124 mg (about 80% by weight as peptide) of the long relaxin was employed for Study 1 and 20 mg (about 67% by weight of peptide) for Study 2. Both samples were white lyophilized powders with up to 15% by weight of trifluoroacetic acid (TFA). Sufficient Milli-Q water (deionized water that has been passed through a water purification system consisting of activated charcoal and ion exchanges manufactured by Millipore Inc.) was added to obtain a concentration of about 1 mg/ml of peptide.
The long relaxin in Milli-Q water was exchanged into the appropriate formulation buffer system by dialysis at 5° C. using Spectrapor 7 (3500 MW cutoff) dialysis tubing. This tubing was precleaned in 2 liters of Milli-Q water containing 1 ml β-mercaptoethanol, 3.36 g EDTA, and 4.2 g NaHCO3 followed by four washes in 2 liters of Milli-Q water at 60° to 70° C. The tubing was subsequently stored in 50% (w/v) ethanol at 5° C. and washed extensively before dialysis.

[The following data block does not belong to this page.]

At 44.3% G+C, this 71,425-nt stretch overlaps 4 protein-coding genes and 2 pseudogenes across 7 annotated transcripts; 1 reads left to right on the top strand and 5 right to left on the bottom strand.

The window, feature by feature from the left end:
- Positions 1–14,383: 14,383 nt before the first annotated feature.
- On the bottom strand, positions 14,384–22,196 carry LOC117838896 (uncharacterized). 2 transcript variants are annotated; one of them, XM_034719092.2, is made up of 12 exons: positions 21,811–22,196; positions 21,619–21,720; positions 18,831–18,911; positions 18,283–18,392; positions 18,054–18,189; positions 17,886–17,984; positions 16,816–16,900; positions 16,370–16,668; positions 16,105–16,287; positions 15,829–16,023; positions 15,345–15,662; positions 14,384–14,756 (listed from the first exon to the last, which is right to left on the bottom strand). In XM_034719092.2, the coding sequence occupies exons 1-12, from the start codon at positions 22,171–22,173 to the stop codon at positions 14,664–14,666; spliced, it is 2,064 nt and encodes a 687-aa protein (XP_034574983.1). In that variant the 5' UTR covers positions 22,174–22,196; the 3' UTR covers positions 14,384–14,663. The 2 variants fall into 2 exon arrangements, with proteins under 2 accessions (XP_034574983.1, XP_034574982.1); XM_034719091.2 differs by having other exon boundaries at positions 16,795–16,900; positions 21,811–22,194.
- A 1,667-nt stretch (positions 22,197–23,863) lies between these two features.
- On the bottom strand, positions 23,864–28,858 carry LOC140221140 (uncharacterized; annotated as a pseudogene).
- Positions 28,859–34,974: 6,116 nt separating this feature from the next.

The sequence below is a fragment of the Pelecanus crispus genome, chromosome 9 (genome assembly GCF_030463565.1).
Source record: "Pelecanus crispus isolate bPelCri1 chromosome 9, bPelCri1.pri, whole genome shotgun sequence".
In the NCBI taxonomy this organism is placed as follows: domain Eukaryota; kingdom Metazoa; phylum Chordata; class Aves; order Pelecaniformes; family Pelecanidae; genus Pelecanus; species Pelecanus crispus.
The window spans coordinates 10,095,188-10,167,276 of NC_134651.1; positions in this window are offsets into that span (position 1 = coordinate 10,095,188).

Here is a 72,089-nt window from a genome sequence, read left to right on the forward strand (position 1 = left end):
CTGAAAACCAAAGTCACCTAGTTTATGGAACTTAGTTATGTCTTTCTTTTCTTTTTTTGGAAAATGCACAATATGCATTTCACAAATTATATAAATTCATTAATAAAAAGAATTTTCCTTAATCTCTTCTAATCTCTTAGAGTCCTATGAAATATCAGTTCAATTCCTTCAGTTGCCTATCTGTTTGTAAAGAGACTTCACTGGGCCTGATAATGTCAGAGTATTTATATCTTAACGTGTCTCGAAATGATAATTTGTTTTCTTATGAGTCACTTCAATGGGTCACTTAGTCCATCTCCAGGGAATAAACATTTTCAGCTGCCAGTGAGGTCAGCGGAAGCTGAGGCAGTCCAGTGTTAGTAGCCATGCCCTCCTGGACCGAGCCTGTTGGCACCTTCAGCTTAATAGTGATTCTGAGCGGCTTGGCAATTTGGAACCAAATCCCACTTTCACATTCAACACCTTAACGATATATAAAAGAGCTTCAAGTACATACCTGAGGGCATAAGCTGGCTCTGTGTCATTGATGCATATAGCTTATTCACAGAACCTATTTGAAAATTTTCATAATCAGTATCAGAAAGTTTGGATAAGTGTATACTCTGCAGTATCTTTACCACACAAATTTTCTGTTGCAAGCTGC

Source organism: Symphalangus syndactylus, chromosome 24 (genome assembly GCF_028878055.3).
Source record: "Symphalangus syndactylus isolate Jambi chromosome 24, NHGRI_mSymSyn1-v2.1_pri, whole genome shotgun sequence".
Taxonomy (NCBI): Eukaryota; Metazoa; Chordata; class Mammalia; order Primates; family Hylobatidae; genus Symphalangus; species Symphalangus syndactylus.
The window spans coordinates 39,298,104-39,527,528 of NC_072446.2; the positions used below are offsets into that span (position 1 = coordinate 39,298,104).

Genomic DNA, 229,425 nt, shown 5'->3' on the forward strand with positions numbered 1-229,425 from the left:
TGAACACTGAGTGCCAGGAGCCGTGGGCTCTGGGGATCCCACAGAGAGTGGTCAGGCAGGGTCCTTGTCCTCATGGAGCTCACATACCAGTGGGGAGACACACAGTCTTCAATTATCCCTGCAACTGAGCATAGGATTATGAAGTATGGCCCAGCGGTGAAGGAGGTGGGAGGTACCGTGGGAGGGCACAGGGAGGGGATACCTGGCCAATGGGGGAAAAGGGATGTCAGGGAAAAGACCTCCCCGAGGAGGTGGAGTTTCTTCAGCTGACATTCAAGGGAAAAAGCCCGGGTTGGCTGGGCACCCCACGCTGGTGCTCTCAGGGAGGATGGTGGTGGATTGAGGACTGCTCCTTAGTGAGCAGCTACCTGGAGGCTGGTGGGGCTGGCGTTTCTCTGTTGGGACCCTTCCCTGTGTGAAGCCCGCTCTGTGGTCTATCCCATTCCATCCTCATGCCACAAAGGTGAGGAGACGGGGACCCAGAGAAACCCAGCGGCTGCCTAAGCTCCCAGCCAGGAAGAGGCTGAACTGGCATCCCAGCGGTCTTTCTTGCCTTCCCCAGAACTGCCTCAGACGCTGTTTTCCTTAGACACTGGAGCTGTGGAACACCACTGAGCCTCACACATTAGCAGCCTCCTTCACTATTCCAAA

Concentrations of all samples immediately after dialysis were determined by ultraviolet absorption spectroscopy using an extinction coefficient of 2.18 (mg/ml)-1 cm-1 as determined by quantitative amino acid analysis on an analog of relaxin where methionine residues were replaced by lysine residues, correcting the concentrations for effects of light scattering. Each sample was sterile filtered in a laminar flow hood through 0.2 μ Millex GV-4 (0.01 sq. inches surface area) filters into sterile 100 μL, 300 μL, or 1.5 ml borosilicate glass vials (Wheaton) with Teflon-lined screw caps and stored at 5, 25, and 40° C. The concentrations are accurate indications of what was filtered into the vials, because separate experiments indicated that filtration at 1 mg/ml did not result in significant lowering of the protein concentration.